Boston Public Schools are considering reinstituting a “temporary masking mandate” for the upcoming week when students and faculty return from the winter break.
Mary Skipper, the superintendent, informed parents and employees in a letter that she would be meeting with the Boston Public Health Commission over winter break to “discuss any possible changes to our COVID protocols, such as a temporary masking mandate for the first two weeks of school after the break.”
Two weeks after the holiday break, some Boston schools are considering enforcing a mask policy.
When kids and teachers go back to school after the holiday break the next week, the Boston Public Schools are considering reinstituting a “temporary masking mandate,” which requires them to wear face coverings at all times in the classroom.
Superintendent Mary Skipper said in a letter to families and staff that administrators will meet with the Boston Public Health Commission during the break to “discuss any possible changes to our COVID protocols, such as a temporary masking mandate for the first two weeks of school after the break.” The meeting will take place while the students are away from school.
The decision, if there is one, will be made by the end of this week, according to Skipper.
When it comes to making judgements, she noted, “this will ensure that we are using the most up-to-date data possible.”
In recent weeks, Boston has seen an increase in the number of people diagnosed with the flu, COVID, and RSV. According to the findings of the Boston Public Health Commission, the number of hospitalisations related to Covid rose by thirty percent during the second week of December.
Although there has been an increase in the number of respiratory illnesses, Dr. Shira Doron, an epidemiologist at Tufts Medical Center, does not support the implementation of mandatory masking due to the high level of covid immunity and the concentration on schools rather than other busy indoor settings.
“”At this point in time, I believe it would be a mistake,” Doron said. “We aren’t talking about limiting gathering sizes, and we have people going to Celtics games and Bruins games, and people enjoying their lives regularly outside of school buildings.” It is quite unlikely that the mere need of wearing a mask in that one specific environment would have any kind of effect.”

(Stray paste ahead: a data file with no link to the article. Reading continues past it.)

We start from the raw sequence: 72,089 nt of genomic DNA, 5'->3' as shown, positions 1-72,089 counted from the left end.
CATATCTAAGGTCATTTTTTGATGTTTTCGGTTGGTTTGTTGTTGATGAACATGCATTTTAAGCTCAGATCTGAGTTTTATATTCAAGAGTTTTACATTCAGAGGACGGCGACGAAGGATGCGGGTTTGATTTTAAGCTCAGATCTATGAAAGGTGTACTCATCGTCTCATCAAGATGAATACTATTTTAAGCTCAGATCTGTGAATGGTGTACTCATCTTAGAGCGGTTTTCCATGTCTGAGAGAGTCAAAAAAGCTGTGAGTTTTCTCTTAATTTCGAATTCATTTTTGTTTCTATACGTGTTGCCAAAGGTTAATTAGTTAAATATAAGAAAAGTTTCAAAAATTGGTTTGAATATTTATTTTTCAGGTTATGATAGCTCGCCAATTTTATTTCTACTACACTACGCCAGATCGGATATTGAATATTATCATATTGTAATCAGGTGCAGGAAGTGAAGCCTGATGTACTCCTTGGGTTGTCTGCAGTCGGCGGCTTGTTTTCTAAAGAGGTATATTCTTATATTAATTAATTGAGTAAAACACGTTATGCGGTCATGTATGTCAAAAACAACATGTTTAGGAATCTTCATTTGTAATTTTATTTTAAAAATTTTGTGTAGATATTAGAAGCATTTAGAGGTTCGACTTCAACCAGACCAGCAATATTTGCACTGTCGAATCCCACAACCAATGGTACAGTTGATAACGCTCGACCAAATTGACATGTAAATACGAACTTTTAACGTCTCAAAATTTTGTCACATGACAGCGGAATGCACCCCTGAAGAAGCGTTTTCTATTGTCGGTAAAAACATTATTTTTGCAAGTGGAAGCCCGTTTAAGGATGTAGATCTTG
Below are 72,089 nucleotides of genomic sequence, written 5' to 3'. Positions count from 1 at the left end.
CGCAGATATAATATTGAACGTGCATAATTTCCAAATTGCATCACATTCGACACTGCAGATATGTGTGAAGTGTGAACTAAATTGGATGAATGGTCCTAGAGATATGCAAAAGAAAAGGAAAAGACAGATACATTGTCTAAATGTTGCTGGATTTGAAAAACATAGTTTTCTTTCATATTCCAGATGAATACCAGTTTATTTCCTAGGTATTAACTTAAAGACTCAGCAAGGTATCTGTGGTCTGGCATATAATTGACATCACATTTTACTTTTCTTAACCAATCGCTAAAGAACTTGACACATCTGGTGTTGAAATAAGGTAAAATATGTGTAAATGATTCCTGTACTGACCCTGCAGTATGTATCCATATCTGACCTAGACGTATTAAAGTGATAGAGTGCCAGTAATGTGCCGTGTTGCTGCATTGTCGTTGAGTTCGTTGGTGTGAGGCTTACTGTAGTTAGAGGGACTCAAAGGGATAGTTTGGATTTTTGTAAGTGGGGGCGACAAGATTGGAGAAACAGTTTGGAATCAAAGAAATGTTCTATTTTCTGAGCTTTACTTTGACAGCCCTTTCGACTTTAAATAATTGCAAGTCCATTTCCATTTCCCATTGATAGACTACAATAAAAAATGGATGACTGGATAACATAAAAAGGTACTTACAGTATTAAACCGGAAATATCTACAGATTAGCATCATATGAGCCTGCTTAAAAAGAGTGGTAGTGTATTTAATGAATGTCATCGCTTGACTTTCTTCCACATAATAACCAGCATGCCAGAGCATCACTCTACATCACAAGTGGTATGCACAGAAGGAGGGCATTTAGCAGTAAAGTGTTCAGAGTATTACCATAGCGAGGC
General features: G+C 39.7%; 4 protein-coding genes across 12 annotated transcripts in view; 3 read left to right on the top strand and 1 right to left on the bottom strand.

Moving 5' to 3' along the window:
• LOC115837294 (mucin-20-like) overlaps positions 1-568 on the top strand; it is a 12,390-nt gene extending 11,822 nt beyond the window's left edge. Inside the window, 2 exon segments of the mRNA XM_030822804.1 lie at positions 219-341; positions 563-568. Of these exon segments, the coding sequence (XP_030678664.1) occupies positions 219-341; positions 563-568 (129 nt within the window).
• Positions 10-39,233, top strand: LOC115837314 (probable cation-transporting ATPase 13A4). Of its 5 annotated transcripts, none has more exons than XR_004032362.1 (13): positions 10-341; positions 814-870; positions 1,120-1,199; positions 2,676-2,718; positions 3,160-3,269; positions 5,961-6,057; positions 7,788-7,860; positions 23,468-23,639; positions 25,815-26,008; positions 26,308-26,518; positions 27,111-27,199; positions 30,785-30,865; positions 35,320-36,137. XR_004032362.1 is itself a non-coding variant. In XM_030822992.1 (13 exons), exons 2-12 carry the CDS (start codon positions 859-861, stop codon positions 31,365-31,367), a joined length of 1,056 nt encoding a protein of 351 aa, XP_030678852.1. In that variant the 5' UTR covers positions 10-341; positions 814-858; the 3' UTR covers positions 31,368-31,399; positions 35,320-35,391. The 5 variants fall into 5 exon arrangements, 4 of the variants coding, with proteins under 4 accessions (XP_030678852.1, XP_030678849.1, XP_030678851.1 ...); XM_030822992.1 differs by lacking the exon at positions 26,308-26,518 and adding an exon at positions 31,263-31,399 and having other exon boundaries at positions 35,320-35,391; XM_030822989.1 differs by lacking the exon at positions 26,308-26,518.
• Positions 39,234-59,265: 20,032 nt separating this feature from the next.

Instead, Doron advised that anyone who was suffering symptoms should stay at home, and he emphasised the importance of good hand hygiene for both students and teachers who were in attendance at schools. Doron advised that anyone who wished to protect oneself by donning a mask could do so provided that it fit properly.
Cheryl Buckman, a mother who lives in Dorchester, was not in agreement. In order to safeguard her autistic son Landen, who also has a health condition that runs deeper, she wants Boston public schools to make it mandatory for students to wear masks temporarily.
“Not only would it safeguard my son, but it would also be of assistance during the assault that is anticipated after the holidays. Similar to what happened after Thanksgiving, when the numbers continued to rise despite the fact that nothing was being done, “Buckman stated.
The COVID outbreak that occurred after the winter break in January 2017 caused more than one thousand daily absenteeism among staff and teachers at Boston schools. This was a significant burden for the city’s educational institutions.
Brenda Cassellius, who served as superintendent of the school system at the time, stated that the organisation was “running on fumes” as it attempted to address the staffing and safety concerns. During the teacher shortage, Cassellius worked as a substitute for one day in the fourth grade.